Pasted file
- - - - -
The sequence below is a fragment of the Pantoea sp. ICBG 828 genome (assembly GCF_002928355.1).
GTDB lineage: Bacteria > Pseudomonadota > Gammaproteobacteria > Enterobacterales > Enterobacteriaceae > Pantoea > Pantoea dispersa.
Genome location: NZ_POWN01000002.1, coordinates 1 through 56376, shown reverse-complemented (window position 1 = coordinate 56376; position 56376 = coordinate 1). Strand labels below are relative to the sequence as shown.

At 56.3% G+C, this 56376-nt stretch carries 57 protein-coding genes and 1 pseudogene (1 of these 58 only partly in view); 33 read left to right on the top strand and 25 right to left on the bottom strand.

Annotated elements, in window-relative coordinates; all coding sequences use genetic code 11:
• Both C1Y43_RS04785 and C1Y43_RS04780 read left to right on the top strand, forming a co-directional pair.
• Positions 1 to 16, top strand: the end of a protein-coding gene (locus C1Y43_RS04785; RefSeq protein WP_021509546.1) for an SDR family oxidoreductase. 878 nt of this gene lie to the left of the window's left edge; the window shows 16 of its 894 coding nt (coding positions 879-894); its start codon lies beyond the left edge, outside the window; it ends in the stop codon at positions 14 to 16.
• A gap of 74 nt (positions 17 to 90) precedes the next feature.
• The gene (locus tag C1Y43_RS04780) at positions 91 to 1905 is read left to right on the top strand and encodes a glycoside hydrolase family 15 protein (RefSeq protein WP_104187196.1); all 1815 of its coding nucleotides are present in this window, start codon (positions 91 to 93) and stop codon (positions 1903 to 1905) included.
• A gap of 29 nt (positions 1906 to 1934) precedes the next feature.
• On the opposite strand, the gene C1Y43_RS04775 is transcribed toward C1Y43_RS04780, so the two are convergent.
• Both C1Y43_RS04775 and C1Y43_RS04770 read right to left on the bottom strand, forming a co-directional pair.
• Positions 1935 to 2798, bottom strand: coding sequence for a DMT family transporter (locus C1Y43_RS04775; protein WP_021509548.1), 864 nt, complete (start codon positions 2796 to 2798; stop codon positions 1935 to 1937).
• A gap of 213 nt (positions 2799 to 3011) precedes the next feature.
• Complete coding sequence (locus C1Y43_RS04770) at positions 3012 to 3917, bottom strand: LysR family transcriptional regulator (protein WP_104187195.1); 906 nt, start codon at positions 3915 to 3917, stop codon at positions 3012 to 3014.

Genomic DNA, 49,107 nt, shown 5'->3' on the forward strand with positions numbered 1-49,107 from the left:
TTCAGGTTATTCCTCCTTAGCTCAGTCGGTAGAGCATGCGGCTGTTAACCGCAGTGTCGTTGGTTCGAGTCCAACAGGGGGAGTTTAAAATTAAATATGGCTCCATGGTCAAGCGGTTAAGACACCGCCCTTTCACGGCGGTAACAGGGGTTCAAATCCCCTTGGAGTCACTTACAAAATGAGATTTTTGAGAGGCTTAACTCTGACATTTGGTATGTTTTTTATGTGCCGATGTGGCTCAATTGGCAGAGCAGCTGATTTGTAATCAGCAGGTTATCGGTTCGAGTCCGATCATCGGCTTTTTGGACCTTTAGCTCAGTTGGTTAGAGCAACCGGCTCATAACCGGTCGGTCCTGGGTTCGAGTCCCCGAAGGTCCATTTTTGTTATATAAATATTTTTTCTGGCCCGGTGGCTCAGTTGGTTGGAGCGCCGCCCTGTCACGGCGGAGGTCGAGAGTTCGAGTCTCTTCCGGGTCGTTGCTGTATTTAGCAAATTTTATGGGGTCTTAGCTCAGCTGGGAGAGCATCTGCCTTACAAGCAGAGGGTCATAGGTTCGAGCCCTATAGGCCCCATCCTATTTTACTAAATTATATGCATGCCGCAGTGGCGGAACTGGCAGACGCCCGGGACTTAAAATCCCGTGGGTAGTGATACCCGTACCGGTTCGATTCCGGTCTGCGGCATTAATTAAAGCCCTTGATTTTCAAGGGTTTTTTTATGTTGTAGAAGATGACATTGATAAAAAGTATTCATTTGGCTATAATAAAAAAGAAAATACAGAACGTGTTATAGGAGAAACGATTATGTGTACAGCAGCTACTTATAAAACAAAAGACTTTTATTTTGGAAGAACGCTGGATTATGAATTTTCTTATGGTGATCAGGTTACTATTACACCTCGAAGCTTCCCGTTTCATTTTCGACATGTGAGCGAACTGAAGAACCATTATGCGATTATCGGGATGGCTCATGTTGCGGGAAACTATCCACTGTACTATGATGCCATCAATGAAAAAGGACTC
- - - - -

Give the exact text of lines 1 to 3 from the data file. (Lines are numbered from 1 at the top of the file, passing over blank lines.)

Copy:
The sequence below is a fragment of the Pantoea sp. ICBG 828 genome (assembly GCF_002928355.1).
GTDB lineage: Bacteria > Pseudomonadota > Gammaproteobacteria > Enterobacterales > Enterobacteriaceae > Pantoea > Pantoea dispersa.
Genome location: NZ_POWN01000002.1, coordinates 1 through 56376, shown reverse-complemented (window position 1 = coordinate 56376; position 56376 = coordinate 1). Strand labels below are relative to the sequence as shown.